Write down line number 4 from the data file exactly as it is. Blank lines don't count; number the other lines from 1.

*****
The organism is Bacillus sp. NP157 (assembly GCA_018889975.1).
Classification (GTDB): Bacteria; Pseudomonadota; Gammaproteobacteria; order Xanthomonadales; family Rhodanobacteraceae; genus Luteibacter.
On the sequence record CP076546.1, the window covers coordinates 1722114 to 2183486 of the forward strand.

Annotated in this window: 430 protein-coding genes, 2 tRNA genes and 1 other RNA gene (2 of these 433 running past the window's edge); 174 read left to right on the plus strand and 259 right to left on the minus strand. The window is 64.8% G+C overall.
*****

Annotated in this window: 430 protein-coding genes, 2 tRNA genes and 1 other RNA gene (2 of these 433 running past the window's edge); 174 read left to right on the plus strand and 259 right to left on the minus strand. The window is 64.8% G+C overall.